Mosley tells F1 to grow up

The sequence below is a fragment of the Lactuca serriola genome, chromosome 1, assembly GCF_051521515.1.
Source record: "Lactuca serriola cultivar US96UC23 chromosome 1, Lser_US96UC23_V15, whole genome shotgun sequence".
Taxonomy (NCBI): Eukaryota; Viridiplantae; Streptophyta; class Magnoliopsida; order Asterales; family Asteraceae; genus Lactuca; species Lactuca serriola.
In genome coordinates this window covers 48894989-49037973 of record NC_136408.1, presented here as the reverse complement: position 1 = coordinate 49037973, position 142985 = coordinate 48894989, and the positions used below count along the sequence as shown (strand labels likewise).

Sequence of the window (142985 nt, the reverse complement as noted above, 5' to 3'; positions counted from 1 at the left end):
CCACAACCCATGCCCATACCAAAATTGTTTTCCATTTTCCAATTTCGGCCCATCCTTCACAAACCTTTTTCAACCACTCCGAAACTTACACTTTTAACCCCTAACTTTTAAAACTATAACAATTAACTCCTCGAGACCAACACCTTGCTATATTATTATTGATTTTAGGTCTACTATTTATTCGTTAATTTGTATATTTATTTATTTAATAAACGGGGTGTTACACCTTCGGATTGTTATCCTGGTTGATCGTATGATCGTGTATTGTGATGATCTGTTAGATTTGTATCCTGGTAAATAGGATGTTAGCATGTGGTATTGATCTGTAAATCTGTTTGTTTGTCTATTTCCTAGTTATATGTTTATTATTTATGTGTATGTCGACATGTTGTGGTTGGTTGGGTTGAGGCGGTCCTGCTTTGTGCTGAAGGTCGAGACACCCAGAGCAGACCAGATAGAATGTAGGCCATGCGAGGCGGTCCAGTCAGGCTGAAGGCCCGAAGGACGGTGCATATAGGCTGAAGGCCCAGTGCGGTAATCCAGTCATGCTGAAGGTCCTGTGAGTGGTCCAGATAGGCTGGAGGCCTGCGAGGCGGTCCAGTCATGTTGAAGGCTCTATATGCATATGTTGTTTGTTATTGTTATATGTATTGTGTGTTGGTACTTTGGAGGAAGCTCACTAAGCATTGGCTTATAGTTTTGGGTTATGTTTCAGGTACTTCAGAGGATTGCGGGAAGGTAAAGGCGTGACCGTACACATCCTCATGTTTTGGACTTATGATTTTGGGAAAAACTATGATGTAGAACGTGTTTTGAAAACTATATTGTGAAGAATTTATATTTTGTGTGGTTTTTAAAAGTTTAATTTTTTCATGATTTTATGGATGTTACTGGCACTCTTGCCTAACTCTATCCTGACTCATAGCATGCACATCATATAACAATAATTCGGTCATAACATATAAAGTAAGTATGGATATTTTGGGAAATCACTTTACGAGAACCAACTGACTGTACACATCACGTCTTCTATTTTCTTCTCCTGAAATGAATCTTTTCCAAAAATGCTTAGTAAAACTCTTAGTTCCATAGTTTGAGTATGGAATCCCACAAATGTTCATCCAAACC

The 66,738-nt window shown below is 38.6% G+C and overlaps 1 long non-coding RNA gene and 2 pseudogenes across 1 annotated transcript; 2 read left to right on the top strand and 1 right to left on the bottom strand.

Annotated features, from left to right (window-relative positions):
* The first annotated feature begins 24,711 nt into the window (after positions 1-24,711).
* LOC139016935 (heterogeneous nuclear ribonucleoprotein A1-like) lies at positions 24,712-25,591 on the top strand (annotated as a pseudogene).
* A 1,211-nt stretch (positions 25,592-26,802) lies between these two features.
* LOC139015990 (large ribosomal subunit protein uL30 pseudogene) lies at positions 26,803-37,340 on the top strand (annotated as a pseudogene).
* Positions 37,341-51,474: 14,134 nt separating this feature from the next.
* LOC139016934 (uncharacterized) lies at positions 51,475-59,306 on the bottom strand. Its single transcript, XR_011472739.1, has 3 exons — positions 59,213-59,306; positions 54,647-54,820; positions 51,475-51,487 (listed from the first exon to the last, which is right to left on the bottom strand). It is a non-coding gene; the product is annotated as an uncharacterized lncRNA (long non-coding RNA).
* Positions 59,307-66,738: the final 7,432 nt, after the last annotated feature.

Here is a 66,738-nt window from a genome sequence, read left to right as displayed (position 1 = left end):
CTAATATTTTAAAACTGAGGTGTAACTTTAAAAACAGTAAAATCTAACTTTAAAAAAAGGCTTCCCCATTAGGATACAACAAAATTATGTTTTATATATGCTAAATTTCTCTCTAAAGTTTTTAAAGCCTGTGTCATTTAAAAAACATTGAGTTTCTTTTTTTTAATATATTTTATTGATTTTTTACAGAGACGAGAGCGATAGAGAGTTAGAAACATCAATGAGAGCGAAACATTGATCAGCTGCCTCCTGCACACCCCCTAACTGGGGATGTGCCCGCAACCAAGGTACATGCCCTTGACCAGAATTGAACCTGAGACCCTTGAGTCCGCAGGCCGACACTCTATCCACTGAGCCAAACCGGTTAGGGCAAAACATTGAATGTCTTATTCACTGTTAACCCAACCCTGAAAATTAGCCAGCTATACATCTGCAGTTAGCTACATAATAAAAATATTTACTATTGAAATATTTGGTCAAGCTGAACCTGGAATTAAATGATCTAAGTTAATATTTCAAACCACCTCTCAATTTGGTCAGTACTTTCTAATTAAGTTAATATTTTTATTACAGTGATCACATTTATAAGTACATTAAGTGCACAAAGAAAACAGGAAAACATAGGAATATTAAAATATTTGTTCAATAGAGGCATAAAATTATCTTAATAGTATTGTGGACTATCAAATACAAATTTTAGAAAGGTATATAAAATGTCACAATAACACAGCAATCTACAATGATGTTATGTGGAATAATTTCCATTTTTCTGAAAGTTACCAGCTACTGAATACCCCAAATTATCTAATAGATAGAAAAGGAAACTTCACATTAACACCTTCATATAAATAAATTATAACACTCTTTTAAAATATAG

FIA President Max Mosley spoke out at Imola, saying that "the time has come when Formula 1 needs a more adult approach from the participants. "He cited the recent dispute over Superlicences as being "childish" and said it was "unfortunate that the World Champion Michael Schumacher should be involved in a "misunderstanding" about how much he may or may not weigh at any given moment on a race weekend. Mosley said: "It reflects poorly on the sport and, again, shows a lack of an adult attitude. "He went on to accuse Elf of similar childishness for pretending that its fuel had not been correct in Brazil. "One expects a reasonable standard of behaviour from a major international company. When they know something, they should admit it, and not keep a campaign going for nearly three weeks, notably in the French press,pretending something that everybody knew was not true. "Mosley went on to say that the FIA does not always get everything right, "but we do make honest attempts to do so, and I suggest that an honest and adult attitude to the sport is required. Everyone involved - the teams, the sponsors, the technical experts - must bear in mind that fundamentally this is a sport. It may involve a great deal of money, it may have huge commercial interests at stake. But the moment that anyone involved at the top of F1 is more interested in the money than he is in the result, the whole thing will collapse. The moment that this sporting element disappears, Formula 1 will become like any other commercial enterprise, and the sport will stop. "For as long as I am here, I am going to try to insist that it doesn't happen. "Mosley's comments make little sense until you put them into the perspective of the weekend, notably a meeting of team owners on Thursday evening followed by a dinner hosted by Mosley. We understand that there were bitter disagreements and considerable bickering in the meeting about the recent decision of the FIA International Court of Appeal about the Elf fuel in Brazil. This was followed by an unpleasant outburst during the dinner. Apparently, during the dinner, Benetton boss Flavio Briatore was saying that the standard of behaviour in F1 was getting worse. This caused Ken Tyrrell to express the opinion that Briatore was not the man to preach on the subject. And with this comment Tyrrell presented the irate Flavio with a list of the controversies which have surrounded Benetton in the last couple of years. Briatore lost his temper while Tyrrell declared that he wasn't really interested in racing against Briatore - or even people like Briatore.

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